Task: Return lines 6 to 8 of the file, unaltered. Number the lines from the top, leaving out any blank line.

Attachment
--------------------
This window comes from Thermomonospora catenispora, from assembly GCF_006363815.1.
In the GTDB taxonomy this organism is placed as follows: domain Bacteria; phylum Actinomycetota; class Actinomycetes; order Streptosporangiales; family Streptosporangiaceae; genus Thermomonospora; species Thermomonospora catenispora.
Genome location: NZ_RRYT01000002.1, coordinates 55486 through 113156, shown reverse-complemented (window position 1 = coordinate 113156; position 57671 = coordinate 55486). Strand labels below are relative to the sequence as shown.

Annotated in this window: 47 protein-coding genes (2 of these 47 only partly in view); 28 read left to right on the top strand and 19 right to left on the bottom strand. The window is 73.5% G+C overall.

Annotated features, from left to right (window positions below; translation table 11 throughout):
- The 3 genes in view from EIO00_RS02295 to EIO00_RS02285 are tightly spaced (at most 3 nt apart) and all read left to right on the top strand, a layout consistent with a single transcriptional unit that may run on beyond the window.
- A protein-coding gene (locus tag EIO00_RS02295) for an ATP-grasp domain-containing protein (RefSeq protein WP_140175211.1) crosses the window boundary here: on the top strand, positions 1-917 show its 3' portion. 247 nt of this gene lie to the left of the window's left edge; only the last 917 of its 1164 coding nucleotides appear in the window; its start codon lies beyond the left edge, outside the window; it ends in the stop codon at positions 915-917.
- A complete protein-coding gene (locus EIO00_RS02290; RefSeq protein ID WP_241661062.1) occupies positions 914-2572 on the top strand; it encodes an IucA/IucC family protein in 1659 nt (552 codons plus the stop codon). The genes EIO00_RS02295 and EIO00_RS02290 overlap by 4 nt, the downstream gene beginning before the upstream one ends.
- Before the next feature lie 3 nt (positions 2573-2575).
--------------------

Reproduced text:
- The 3 genes in view from EIO00_RS02295 to EIO00_RS02285 are tightly spaced (at most 3 nt apart) and all read left to right on the top strand, a layout consistent with a single transcriptional unit that may run on beyond the window.
- A protein-coding gene (locus tag EIO00_RS02295) for an ATP-grasp domain-containing protein (RefSeq protein WP_140175211.1) crosses the window boundary here: on the top strand, positions 1-917 show its 3' portion. 247 nt of this gene lie to the left of the window's left edge; only the last 917 of its 1164 coding nucleotides appear in the window; its start codon lies beyond the left edge, outside the window; it ends in the stop codon at positions 915-917.
- A complete protein-coding gene (locus EIO00_RS02290; RefSeq protein ID WP_241661062.1) occupies positions 914-2572 on the top strand; it encodes an IucA/IucC family protein in 1659 nt (552 codons plus the stop codon). The genes EIO00_RS02295 and EIO00_RS02290 overlap by 4 nt, the downstream gene beginning before the upstream one ends.